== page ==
The area surrounding the center contains a barrier consisting of three layers of Acacia polyacantha (white thorn) for protection. Behind this barrier lies a group of densely planted agroforestry trees that have a rapid growth rate and can serve as a source of firewood and food for livestock. In the middle of this setup, there is a combination of vegetable patches and orchards growing mangoes, avocados, oranges, apples, and other fruits. The main goal is to produce enough nutritious food to sustain a family, with the potential to sell any excess crops at a local market.

In one pilot area in the Lake Victoria basin, incomes are to be further bolstered by cash from carbon credits provided by the US firm Catona Climate based on gains in soil organic carbon, which is measured by experts from the University of Nairobi and Wangari Maathai Institute of Peace and Environmental Studies.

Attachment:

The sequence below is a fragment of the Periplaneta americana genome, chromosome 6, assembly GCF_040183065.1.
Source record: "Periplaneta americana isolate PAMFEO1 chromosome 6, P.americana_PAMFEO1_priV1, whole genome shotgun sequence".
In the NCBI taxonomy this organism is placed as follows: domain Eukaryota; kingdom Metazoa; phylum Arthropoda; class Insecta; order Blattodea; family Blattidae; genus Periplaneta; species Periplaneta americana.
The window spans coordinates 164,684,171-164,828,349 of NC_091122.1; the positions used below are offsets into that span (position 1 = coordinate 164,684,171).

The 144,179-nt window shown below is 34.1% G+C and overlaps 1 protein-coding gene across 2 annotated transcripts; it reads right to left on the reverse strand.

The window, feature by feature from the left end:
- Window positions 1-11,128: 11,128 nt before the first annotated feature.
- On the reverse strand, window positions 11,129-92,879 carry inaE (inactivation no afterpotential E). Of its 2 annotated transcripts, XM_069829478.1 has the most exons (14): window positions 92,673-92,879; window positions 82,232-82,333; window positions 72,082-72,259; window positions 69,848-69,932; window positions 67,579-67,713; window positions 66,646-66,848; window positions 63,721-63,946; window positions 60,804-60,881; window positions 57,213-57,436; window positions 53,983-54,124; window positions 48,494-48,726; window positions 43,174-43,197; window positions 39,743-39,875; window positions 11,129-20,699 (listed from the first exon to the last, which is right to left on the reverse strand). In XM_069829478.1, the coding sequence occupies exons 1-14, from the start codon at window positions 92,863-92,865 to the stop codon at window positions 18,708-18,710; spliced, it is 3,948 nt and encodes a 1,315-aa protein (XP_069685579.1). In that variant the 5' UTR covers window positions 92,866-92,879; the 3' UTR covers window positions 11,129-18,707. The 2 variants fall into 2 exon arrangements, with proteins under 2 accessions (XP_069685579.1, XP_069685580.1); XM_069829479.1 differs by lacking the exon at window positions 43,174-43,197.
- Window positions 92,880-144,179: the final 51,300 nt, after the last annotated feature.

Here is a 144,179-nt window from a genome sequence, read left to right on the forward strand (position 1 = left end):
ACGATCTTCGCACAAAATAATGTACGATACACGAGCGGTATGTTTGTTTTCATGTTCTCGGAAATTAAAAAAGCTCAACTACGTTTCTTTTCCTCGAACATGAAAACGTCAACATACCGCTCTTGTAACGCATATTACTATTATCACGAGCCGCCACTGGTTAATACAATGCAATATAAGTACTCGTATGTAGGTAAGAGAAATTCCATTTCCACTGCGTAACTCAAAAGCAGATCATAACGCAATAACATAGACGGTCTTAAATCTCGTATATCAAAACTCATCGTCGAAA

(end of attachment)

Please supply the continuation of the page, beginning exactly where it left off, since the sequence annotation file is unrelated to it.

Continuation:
Monitoring is a key element in any reforestation programme, as is maintenance, particularly in remote areas. Major projects in China and Africa – including the Great Green Wall – have tried to address this by dropping seeds by plane in uninhabited areas. With species often unsuited to the terrain and irrigation impossible, this has often resulted in wasted efforts. In that regard, forest gardens seem more promising, though the scope is limited. Farmers usually live in or near their fields and have a financial incentive to ensure the quality of the soil and the healthy growth of a variety of trees.

The director of TREES in Kenya, Vincent Mainga, stated that with the support of UNEP, the project will experience rapid growth. He explained that the project focuses on regenerative agriculture and is a large-scale restoration effort. Mainga added that the model is easily adaptable and involves a four-year collaboration with farmers. By the end of the four years, the farmers are equipped with the knowledge and skills from our technicians to cultivate productive farmlands and even generate a surplus. The project is sustainable in itself.

Source: theguardian.com